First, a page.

- Kaiserwecka , Kaisersemmel in Switzerland and southern Germany, in northern Germany Kaiserbrötchen . It consists of normal white bread dough with a long dough. It is round and has a typical five-part spiral pattern on the top. Originally it was created by laboriously working the dough, today a special stamp is usually pressed onto the cooked piece of dough. The bread roll has a higher proportion of crust and is therefore “crispy” / “crispy” and more aromatic.
- Semmel , Kaisersemmel in Austria. Dough and shape as stated above, the Kaisersemmel is baked from the same amount of dough. A distinction is made between hand roll and machine roll (as in the picture). Hand rolls are formed by hand and have an irregular spiral pattern due to the manufacturing process. In Hamburg it's called Kaiserbrötchen.
- At the Semmel or Kieler Semmel in Schleswig-Holstein, the dough consists of at least 90 percent wheat flour. The shaped pastries are "scrubbed" on a plate provided with fat and salt. This creates a dull, rough, firm, salty and slightly fatty crust. Due to the high proportion of manual labor in production, it is becoming increasingly rare.
- Schlumbergerli or Schlumbi , in Switzerland and around Basel, are round rolls in which the dough is processed on an oiled work surface. They show a characteristic rosette break.
- Kipf also Spitzweck or Spitzwecken in southern Germany, elongated shape with pointed ends (incised lengthways).
- Zipfelwecken, Zipfelbrötchen , also Spitzweck or Spitzwecken , is a variant of the Kipf from Swabia. Slightly sweet-tasting milk roll with tapering ends and three to four characteristic pointed "tips".
- Soul is a baguette-like white bread pastry from Upper Swabian cuisine made from spelled. The soul is crispy on the outside, soft, airy and moist on the inside. The Knauzen is made from a similar dough, but in a different shape.
- Knauzen is a particularly large roll made from spelled and wheat flour. It is known as a specialty, especially in Upper Swabia . They get their special taste through manual work and a long aging time of up to 20 hours. Baking in a particularly hot and dry oven (open at the back) first forms a crust, and when the inside rises, the crust breaks open in one place and a protuberance forms: the knuckle.
- Knüppel or Berliner Knüppel in Berlin, Brandenburg and Saxony hand-made elongated ("wrapped") bun with a proportion of milk and salt in the dough.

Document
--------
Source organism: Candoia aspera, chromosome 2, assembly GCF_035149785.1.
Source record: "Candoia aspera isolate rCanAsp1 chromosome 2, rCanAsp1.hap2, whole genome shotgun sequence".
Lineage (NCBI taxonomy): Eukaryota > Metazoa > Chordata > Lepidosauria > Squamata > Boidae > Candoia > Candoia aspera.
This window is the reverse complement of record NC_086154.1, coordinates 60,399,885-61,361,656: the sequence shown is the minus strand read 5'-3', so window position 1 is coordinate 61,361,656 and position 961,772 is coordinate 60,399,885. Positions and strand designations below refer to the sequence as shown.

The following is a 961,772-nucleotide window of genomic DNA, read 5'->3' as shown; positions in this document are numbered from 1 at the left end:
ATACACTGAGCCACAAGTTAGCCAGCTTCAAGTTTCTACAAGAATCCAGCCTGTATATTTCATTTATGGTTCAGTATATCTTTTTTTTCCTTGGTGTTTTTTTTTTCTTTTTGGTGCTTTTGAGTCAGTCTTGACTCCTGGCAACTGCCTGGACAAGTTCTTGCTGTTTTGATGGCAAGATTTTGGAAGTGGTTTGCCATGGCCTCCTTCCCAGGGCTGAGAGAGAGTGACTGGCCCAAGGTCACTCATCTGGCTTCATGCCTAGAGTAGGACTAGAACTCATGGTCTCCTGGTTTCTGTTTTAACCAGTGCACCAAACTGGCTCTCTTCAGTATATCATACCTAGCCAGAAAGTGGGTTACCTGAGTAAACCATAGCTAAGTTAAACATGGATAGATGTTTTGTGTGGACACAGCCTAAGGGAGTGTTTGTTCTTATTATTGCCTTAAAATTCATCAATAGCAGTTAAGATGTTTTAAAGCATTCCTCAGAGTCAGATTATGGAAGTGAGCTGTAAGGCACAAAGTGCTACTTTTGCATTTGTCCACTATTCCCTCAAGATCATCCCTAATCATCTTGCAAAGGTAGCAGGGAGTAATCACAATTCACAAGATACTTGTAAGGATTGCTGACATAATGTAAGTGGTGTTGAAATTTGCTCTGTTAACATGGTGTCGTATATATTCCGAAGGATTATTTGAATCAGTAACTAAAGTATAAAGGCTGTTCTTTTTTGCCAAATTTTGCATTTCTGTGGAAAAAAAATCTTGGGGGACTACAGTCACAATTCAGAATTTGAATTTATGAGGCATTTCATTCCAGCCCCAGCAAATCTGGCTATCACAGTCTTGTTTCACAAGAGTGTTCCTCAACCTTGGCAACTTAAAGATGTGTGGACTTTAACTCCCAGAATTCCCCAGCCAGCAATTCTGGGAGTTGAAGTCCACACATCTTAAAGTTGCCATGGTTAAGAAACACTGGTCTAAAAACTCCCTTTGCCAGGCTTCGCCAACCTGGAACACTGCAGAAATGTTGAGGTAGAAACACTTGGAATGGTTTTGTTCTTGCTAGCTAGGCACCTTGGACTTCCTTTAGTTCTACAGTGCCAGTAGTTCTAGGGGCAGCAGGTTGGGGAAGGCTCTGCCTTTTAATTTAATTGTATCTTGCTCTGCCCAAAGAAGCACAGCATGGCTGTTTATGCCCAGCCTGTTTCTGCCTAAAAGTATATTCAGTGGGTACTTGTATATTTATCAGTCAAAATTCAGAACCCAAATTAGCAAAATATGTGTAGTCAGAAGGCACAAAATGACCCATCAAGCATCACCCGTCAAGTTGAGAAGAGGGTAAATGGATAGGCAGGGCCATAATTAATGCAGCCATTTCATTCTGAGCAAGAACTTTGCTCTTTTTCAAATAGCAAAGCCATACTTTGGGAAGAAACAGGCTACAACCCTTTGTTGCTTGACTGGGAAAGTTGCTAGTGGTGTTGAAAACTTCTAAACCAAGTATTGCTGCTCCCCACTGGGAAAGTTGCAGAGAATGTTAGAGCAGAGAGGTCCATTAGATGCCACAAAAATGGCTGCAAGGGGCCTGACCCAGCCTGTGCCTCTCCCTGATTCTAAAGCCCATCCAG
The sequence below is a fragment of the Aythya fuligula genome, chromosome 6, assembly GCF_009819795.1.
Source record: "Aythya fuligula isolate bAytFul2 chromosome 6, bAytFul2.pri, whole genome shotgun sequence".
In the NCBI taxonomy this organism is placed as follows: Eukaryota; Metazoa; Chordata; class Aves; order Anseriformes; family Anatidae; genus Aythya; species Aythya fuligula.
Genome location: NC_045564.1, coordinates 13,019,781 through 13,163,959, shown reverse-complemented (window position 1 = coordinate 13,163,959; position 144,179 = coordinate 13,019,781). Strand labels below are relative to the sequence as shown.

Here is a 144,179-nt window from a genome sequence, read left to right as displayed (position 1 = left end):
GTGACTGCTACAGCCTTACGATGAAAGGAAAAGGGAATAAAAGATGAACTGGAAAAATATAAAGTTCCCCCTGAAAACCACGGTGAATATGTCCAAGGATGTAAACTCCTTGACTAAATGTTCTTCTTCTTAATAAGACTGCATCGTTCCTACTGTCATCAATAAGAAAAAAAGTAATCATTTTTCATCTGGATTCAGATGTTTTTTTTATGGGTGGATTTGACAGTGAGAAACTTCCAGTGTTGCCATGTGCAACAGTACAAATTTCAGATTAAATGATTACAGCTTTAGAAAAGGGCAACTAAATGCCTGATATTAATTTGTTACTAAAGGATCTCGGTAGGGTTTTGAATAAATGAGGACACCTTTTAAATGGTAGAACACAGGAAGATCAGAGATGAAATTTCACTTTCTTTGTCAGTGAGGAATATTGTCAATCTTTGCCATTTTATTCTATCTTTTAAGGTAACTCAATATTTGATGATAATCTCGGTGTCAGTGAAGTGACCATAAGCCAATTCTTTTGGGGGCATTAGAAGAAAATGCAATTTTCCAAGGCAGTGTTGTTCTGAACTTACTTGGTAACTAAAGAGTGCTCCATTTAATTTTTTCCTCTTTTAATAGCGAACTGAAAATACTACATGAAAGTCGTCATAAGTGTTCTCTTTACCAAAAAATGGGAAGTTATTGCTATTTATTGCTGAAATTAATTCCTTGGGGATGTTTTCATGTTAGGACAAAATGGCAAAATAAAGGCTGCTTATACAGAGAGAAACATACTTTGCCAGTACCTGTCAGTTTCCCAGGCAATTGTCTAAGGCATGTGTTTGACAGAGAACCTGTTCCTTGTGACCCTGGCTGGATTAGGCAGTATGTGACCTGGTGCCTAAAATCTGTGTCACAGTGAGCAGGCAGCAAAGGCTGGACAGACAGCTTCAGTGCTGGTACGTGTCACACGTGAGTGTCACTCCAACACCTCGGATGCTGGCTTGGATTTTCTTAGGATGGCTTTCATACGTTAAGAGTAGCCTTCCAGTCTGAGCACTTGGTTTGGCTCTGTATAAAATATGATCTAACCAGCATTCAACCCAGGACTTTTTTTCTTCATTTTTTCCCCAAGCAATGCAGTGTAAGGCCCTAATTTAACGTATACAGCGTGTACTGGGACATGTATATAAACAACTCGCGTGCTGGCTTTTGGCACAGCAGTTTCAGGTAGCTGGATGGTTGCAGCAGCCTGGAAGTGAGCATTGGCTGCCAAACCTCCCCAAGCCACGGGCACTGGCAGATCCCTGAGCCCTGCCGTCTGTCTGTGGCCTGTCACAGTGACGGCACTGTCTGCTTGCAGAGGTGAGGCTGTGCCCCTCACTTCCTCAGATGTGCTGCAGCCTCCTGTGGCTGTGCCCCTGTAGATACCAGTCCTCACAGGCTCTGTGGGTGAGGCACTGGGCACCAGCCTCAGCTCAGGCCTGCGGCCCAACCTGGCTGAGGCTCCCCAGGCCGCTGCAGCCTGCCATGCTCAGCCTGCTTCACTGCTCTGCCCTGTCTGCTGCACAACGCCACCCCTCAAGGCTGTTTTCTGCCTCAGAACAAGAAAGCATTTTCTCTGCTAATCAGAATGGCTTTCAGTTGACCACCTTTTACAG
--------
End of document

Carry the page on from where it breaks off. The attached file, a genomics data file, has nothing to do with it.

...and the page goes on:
- Known as Kümmelstange or Stalzstange (in Austria Salzstangerl ), the elongated biscuits consist of a light yeast dough (yeast dough) that is shaped by hand or machine and sprinkled with salt and caraway seeds.
- The Konduktsemmel (also: Totenlaibchen ) is available in Upper Austria for a meal after a funeral, the Kondukt . It is bigger than normal rolls and sprinkled with caraway seeds and aniseed.
- Langsemmel is a wide variety of bread rolls in Styria and is therefore also called Styrian Langsemmel. It has an oval shape with a pronounced longitudinal groove at which it can be torn into two parts.
- sodium wetted (caustic soda), are thus a pretzel . This results in the typical taste and the shiny, dark brown color. Mostly cut in a cross shape and sprinkled with coarse salt.
- Pfennigmuggerl in Altbayern and Munich is a small round roll that is baked from a mixture of rye and wheat flour. It's especially crispy because it's smaller than other rolls.
- Röggelchen in Düsseldorf and Cologne are also baked with at least 50 percent rye flour and are offered, for example, as Halver Hahn with Gouda in restaurants. The double bun is baked very dark.
- Passauer Rosensemmel or Passauer or Rosensemmel for short is a variant of the wheat bread that is widespread in the Passau area . Appropriate pretreatment - the dough piece is turned over after it has been "sanded" and the "open surface" is additionally treated with fat or oil - tears the crust open during the baking process and is more or less reminiscent of a rose. In the Passau area, the designation Passau or Rosensemmel are rather unusual, in contrast to the Kaisersemmel, the designation torn open bread is common.
- The round section in Hamburg, Schleswig-Holstein and northern Lower Saxony is round to slightly elongated and has no cuts.